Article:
WASHINGTON — The Senate Committee on Indian Affairs will take up the namesake legislation of retiring Chair Daniel Akaka in his final attempt to advance the cause of Native Hawaiian government that will be his legacy.
The committee has scheduled a “markup” for Thursday afternoon so Akaka can streamline what had been roughly a 60-page package into a 15-page proposal he hopes will be easier for colleagues to pass, even if it happens after he’s gone, according to Akaka spokesman Jesse Broder Van Dyke.
The existing version of the Native Hawaiian Government Reorganization Act includes a lengthy section that would set up a roll, determine who qualifies as Native Hawaiian and require action from the Secretary of the Interior.
But the Native Hawaiian Roll Commission authorized by the Hawaii Legislature last year is now up and running, eliminating the need for the federal government to get involved in that step. The amended version of the bill Akaka will push Thursday would acknowledge the state’s Roll Commission.
Removing that piece from the bill, the thinking goes, would make the measure less controversial and easier to pass because there won’t be any debate over who qualifies.
That hardly guarantees passage, however.
The September session here in Washington, which just started in earnest Tuesday, is expected to be brief. With Democrats and Republicans moving toward a continuing resolution that would fund the federal government for six months, lawmakers could be back on the campaign trail within a couple of weeks.
That would leave only the lame-duck session between the Nov. 6 general election and the seating of the 113th Congress in January. The lame-duck session would be Akaka’s final chance to pass the bill before he’s replaced by either Democrat Mazie Hirono or Republican Linda Lingle. Majority Leader Harry Reid has lots of other things on his plate and a less-than-fully-compliant minority opposition to deal with.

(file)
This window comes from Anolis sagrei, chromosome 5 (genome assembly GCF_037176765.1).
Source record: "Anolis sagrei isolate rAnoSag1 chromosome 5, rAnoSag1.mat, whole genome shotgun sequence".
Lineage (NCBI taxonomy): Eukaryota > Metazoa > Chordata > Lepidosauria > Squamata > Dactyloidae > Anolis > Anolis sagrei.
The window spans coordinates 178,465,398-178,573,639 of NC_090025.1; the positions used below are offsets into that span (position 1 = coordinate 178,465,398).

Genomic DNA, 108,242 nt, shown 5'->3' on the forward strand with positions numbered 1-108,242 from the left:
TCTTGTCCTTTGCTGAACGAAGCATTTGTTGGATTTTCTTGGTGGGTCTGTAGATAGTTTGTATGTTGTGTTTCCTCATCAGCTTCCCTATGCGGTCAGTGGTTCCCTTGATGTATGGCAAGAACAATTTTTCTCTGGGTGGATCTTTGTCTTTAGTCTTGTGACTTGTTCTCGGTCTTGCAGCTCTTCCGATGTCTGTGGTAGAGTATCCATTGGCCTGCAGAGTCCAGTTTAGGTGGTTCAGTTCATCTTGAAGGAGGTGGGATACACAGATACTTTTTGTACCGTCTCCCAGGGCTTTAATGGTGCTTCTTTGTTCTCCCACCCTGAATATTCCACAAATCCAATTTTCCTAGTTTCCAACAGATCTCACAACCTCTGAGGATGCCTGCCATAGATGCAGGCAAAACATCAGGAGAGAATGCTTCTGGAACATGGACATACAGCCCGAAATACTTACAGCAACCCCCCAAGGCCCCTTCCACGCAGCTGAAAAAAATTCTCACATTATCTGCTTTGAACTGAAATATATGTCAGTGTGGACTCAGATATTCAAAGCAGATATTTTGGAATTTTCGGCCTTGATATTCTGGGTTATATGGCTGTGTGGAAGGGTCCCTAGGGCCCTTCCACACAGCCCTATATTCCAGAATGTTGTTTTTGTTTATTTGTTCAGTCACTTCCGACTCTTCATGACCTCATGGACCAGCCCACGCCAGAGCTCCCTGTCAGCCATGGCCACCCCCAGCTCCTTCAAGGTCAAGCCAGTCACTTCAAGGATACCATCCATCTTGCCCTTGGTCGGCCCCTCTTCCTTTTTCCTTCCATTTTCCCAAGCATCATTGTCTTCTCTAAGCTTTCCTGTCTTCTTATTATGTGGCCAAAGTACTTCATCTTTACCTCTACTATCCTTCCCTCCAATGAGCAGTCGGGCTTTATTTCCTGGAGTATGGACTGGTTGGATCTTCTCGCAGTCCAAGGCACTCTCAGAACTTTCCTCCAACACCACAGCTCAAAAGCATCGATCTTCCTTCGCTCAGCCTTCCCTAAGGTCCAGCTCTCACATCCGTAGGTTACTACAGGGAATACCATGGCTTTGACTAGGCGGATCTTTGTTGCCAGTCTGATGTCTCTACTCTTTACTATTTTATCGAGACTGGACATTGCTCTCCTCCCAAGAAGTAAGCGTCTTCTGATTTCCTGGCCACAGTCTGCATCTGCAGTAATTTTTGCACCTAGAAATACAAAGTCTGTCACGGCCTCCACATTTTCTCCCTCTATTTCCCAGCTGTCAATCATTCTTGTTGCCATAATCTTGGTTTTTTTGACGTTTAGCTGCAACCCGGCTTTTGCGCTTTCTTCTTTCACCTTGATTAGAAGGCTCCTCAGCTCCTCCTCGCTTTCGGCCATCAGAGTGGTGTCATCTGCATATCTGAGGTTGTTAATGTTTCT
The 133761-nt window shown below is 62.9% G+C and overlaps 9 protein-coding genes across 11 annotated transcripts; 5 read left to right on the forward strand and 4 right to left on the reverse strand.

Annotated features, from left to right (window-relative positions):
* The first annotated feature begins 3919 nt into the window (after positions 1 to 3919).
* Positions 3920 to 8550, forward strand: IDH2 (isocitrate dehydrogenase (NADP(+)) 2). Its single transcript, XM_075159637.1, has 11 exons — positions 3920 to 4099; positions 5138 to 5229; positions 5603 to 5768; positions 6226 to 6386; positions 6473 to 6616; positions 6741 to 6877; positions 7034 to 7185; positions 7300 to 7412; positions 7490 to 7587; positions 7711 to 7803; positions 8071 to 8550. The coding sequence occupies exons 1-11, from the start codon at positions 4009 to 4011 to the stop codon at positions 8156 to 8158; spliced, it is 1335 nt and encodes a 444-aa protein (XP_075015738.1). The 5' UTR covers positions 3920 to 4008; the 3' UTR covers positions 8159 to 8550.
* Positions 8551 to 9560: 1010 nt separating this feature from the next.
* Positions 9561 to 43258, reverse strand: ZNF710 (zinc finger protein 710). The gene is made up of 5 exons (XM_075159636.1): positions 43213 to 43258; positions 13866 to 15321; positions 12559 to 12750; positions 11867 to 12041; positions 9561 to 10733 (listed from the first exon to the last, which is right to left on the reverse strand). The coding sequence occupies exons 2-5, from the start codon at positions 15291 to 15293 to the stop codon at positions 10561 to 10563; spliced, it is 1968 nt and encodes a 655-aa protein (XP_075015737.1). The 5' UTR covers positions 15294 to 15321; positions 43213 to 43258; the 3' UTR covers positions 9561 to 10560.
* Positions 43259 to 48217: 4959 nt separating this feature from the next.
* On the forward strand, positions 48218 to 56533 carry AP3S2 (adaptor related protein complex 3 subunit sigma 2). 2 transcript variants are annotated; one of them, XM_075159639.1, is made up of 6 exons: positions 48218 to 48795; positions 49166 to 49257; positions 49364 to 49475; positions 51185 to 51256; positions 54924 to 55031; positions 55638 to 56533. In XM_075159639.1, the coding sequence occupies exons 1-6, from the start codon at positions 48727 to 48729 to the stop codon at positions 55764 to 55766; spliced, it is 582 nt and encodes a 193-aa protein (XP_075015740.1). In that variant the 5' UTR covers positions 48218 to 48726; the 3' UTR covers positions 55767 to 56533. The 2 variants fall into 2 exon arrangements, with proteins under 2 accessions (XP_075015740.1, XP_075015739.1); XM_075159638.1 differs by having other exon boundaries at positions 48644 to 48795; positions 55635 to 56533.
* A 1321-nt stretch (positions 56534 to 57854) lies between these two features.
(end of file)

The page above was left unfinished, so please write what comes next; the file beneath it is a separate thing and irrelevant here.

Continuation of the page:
Asked about the odds of passing the Akaka Bill in a lame-duck session, Broder Van Dyke said his boss intends to keep pushing for equity for Native Hawaiians as long as he can.
“Sen. Akaka is going to do everything he can every day he’s in the Senate,” Broder Van Dyke said at his office Tuesday. “He’s not going to give up.”
The main goal is to pass the bill soon, but the streamlining has the added benefit of making it easier for others to pick up the ball and run with it after Akaka is gone.
“In the event that the bill is not considered by the Senate this year, this is the version of the bill that Sen. Akaka will continue to advocate for,” Broder Van Dyke said.
Hirono has been supportive in the past, while Lingle was previously open to the idea before she undermined a previous effort when she was governor after the bill was changed at the last minute.
UPDATE: “I am very pleased to learn that the Senate Committee on Indian Affairs has scheduled a ‘markup’ of the Akaka Bill in an effort to move this very important legislation forward. This would be a great testament to Senator Dan Akaka’s service to our state,” Lingle said in an emailed statement from her campaign Tuesday night.
“I have been consistent and unwavering in my support for federal recognition for native Hawaiians. I personally traveled to Washington, D.C. on several occasions to attract bipartisan Senatorial support by convincing key Senators to become co-sponsors of the Akaka Bill, and was successful in ensuring that Senator John McCain (then‐Chairman of the Committee on Indian Affairs) scheduled committee hearings, where I offered testimony in support of the bill. These hearings helped the bill pass out of committee but, unfortunately it did not have enough votes to pass the full Senate.
“If elected as the next U.S. Senator from Hawaii, I will devote myself to assuring native Hawaiian recognition by convincing my Republican colleagues to do the right thing and vote in favor of this important legislation. Our lack of a Republican Senator is one of the primary reasons the Akaka Bill has not passed.”
Hirono’s campaign provided a statement thanking Akaka for his “moral leadership, legislative guidance, and unwavering support of Native Hawaiian recognition.”
“After the Native Hawaiian Government Reorganization Act is marked up this Thursday, I hope the critical measure will be brought to the Senate floor for approval before the end of the year,” Hirono said in the emailed statement.
“I have long supported the Akaka Bill, and since being elected to Congress, I have been a strong advocate of the bill in the U.S. House. In the current 112th Congress, I proudly introduced the House version of the bill. We must continue to fight for federal recognition of Native Hawaiians.”
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